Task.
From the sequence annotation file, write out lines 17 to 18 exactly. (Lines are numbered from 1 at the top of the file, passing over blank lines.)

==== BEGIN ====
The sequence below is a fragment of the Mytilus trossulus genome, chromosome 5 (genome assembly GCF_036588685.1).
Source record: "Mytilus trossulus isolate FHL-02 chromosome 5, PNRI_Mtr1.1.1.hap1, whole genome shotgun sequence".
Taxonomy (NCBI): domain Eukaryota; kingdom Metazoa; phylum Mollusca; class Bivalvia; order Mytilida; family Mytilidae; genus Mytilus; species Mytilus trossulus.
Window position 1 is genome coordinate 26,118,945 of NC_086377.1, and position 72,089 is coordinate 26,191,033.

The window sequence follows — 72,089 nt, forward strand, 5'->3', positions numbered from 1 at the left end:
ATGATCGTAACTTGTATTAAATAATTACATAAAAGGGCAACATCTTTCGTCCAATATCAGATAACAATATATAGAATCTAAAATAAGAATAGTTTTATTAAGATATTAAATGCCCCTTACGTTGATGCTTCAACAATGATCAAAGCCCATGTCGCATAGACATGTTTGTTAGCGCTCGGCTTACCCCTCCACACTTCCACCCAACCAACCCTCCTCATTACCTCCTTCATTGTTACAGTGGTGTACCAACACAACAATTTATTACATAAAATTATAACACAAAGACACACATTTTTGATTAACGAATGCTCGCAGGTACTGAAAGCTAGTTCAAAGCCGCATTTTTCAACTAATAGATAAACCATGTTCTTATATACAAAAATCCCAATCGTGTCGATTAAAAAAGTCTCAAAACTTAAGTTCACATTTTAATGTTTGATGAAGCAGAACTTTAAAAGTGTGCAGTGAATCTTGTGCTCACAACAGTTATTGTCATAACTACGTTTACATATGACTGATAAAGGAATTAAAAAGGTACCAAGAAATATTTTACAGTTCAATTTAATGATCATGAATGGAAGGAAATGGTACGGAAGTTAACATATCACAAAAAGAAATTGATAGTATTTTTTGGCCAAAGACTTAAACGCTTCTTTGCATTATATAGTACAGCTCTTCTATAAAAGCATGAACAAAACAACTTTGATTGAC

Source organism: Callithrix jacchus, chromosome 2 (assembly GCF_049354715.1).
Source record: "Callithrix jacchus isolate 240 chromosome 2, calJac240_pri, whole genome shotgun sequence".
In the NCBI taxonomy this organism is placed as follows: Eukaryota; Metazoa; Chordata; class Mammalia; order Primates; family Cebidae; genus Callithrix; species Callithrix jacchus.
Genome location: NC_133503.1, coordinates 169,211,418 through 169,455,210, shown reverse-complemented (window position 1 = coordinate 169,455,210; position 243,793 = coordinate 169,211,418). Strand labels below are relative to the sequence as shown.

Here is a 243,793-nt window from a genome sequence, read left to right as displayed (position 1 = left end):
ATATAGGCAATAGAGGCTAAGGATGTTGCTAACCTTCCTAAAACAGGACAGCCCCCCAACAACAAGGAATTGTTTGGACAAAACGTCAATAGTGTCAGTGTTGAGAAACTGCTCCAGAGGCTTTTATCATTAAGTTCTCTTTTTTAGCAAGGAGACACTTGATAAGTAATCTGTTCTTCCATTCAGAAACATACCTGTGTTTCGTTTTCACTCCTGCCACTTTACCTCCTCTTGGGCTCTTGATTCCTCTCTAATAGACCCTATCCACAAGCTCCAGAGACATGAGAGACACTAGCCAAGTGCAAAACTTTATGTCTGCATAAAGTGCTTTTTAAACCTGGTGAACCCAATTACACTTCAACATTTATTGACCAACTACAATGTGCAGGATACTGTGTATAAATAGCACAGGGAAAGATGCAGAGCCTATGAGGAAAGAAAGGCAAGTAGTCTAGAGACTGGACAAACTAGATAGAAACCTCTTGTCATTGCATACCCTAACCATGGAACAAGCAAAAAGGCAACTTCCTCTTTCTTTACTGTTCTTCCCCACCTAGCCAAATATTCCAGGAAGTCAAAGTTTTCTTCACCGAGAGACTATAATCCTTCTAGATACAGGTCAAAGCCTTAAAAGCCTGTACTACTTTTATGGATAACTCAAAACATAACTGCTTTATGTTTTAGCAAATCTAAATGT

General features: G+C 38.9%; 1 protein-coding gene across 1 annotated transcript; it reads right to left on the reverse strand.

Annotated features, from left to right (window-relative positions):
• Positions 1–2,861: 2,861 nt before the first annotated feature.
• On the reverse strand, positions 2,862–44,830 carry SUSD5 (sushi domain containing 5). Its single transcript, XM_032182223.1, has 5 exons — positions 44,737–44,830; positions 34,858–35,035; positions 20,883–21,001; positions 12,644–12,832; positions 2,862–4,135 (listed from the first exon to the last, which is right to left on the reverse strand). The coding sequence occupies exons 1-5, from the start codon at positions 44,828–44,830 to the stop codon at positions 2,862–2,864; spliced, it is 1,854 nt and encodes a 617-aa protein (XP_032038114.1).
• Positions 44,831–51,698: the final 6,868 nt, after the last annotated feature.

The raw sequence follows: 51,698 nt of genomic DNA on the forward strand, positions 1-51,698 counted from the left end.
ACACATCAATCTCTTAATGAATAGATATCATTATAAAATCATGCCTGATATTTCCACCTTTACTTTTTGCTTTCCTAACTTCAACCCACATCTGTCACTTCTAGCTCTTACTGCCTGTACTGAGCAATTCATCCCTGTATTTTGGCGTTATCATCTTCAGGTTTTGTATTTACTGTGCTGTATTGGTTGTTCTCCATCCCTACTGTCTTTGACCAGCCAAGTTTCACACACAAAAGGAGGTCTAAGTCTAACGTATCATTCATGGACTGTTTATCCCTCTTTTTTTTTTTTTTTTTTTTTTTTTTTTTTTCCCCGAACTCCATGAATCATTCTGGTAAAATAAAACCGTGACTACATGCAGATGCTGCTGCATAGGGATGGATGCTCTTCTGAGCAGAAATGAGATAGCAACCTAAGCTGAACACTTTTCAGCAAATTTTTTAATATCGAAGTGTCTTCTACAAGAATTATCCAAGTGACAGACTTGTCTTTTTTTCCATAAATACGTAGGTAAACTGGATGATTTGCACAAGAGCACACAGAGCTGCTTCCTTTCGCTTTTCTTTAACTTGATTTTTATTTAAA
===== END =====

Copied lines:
• Positions 44,831–51,698: the final 6,868 nt, after the last annotated feature.

The raw sequence follows: 51,698 nt of genomic DNA on the forward strand, positions 1-51,698 counted from the left end.